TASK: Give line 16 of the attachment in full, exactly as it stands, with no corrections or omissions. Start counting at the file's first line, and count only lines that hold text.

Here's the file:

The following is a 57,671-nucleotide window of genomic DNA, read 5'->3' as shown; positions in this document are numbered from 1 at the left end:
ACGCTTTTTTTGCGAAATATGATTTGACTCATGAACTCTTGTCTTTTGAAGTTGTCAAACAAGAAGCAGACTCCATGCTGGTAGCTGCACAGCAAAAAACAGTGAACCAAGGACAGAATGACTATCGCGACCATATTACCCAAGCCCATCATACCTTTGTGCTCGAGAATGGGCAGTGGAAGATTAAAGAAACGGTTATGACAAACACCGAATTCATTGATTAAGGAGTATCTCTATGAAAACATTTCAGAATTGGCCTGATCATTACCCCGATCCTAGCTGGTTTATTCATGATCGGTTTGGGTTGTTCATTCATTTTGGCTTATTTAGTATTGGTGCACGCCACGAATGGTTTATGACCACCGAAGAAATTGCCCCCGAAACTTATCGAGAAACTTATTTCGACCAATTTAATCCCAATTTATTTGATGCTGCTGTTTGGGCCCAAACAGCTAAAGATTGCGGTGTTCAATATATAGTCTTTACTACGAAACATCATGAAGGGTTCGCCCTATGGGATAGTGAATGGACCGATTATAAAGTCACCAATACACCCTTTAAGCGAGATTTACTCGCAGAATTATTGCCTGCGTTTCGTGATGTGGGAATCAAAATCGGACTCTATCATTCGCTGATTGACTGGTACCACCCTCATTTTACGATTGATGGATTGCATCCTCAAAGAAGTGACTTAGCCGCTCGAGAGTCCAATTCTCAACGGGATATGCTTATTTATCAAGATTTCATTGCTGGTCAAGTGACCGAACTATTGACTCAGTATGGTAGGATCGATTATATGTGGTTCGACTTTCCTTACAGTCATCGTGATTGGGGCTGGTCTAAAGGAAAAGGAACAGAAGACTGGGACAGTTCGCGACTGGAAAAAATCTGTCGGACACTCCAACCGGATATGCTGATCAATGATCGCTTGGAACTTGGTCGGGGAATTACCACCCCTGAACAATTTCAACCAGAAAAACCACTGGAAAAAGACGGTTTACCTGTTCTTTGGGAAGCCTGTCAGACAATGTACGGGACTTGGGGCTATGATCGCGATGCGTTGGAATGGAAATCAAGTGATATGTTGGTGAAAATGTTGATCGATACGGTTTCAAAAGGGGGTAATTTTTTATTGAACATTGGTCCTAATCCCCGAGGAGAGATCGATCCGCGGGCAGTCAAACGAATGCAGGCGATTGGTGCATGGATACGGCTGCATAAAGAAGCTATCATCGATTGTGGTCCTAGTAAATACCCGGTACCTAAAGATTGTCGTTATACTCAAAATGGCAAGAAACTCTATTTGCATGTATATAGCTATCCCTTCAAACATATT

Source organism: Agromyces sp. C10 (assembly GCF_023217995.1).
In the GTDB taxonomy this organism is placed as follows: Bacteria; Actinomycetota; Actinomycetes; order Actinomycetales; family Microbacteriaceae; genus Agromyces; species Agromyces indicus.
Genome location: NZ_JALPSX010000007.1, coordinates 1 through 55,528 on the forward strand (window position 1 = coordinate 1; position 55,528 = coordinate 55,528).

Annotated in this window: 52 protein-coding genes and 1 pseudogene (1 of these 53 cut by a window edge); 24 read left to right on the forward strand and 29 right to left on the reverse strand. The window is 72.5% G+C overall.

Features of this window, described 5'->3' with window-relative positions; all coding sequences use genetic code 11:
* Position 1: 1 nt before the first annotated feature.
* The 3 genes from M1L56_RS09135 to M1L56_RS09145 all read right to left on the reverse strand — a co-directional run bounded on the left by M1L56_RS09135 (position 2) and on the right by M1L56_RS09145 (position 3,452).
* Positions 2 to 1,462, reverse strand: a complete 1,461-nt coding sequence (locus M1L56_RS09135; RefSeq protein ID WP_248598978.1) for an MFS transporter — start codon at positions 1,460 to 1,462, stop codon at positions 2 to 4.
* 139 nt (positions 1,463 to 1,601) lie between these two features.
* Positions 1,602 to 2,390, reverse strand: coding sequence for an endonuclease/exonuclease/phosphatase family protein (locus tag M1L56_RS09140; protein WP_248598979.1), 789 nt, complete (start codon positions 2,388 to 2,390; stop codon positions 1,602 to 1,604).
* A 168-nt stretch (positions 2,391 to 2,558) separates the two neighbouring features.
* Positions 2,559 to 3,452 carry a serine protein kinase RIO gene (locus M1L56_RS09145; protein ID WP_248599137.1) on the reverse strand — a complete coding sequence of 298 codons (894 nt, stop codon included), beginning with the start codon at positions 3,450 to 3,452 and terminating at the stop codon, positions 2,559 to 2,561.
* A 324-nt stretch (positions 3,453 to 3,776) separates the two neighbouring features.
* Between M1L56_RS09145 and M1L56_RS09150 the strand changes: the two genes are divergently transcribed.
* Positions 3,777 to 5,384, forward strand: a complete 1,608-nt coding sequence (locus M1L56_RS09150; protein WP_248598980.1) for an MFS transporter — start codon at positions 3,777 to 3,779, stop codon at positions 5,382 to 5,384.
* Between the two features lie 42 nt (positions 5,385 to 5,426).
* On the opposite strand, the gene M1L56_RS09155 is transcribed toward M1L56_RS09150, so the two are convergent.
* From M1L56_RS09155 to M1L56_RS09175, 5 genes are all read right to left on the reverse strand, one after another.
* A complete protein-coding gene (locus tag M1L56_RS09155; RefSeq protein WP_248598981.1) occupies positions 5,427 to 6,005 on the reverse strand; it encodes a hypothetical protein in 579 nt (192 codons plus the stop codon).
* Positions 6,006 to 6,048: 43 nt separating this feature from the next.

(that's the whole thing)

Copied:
* Between M1L56_RS09145 and M1L56_RS09150 the strand changes: the two genes are divergently transcribed.